Most skaters use a long-stem toe stop for roller derby. However, in park skating, we recommend using a shorter or more rotating toe stop to decrease the risk of catching or hanging up during transitions.

6. Plate

This is the skate part that is attached to the boot using mounting hardware.

It consists of a plate with 4 to 6 mounting holes and supports the pivot cups and kingpins.

This is the base of a roller-skater. You have roller skates when you combine the truck and all its parts. This is where all sliders attach.

Aluminium plates are highly recommended. Cast metal and plastic plates may be lighter, but they can break easily.

7. Kingpin

The kingpins are partially threaded bolts protruding from the skate plates back and front. It is the base that holds the trucks together. It is connected to the truck by the bushings, retainers and a nut.

This determines how easy it is to turn. They will need to be shortened if wide trucks (Grind Trucks) are used to facilitate grinding.

8. Pivot Cups

This is a hollowed rubber cup that sits inside the base plate.

It supports the truck hanger at its pivot point and allows it to turn smoothly in either direction.

These will eventually fall apart and will need replacing.

9. Truck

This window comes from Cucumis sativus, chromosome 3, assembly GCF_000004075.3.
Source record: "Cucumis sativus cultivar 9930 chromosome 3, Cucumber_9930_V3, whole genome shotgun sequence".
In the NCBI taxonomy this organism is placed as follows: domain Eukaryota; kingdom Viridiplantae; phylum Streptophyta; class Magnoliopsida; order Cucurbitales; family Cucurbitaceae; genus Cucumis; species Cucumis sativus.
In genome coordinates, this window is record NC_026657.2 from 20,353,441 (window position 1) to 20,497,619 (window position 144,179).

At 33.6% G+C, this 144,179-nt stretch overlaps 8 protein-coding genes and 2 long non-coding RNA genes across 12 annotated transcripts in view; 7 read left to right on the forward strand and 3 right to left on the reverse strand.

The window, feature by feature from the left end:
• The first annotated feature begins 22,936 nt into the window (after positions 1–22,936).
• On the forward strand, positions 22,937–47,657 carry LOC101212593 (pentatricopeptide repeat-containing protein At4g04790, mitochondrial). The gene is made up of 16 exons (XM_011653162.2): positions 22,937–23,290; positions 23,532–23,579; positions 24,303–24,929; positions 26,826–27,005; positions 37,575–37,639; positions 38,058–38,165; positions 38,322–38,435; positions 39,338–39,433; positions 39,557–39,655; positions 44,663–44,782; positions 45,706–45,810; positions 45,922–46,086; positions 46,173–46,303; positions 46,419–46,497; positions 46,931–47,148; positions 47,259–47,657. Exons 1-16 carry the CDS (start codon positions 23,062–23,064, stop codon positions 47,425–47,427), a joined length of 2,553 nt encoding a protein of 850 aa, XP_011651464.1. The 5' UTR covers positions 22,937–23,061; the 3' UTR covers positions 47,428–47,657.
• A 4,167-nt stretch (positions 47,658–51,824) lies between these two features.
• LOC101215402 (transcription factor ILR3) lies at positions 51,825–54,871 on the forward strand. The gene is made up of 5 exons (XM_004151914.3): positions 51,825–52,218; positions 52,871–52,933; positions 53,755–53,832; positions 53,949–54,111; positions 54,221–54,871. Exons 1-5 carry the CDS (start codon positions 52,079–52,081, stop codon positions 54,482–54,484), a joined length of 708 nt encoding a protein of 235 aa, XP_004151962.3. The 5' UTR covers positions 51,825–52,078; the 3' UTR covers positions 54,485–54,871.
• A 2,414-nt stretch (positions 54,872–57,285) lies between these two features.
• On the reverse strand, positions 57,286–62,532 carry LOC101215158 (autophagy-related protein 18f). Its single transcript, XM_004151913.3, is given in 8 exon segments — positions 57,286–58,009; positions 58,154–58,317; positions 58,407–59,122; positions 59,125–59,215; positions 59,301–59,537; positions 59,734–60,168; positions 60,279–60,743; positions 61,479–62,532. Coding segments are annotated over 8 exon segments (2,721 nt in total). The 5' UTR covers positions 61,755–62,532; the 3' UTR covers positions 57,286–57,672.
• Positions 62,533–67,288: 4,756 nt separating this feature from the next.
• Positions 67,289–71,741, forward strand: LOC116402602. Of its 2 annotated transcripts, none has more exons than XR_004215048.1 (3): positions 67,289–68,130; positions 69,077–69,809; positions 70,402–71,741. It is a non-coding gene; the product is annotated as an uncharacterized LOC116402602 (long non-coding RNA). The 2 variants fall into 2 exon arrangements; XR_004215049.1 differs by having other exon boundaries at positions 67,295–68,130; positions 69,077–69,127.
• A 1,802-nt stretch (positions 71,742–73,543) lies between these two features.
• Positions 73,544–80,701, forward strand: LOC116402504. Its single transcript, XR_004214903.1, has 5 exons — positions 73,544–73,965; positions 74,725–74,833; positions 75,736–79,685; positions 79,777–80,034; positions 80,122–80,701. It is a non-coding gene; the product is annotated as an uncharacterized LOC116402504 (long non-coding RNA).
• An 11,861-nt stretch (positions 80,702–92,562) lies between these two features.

The truck hanger attaches to the kingpin.

It rests in the pivot cup on the base plate.

It is home to the axle, which mounts your wheels and acts as the grinding surface.

10. Bushing or Cushion

Also called cushions, bushings can be described as urethane rings which slip onto your kingpin.

Two bushings are required for each truck. One is above the hanger and one below it.

Many grades can be used to adjust the truck’s response and turning radius.

A tighter bushing means stiffer trucks. While looser bushings are more conducive to turning.

Park skating requires that you crank up your trucks. Wobbly trucks can cause speed wobbles.

11. Bushing Washer or Retainer

A retainer is placed on either side of the bushings and is a simple piece of metal. This helps protect both the plate as well as the bushings.

Some skaters can remove these, depending on the hardness and condition of their bushings.

12. Nuts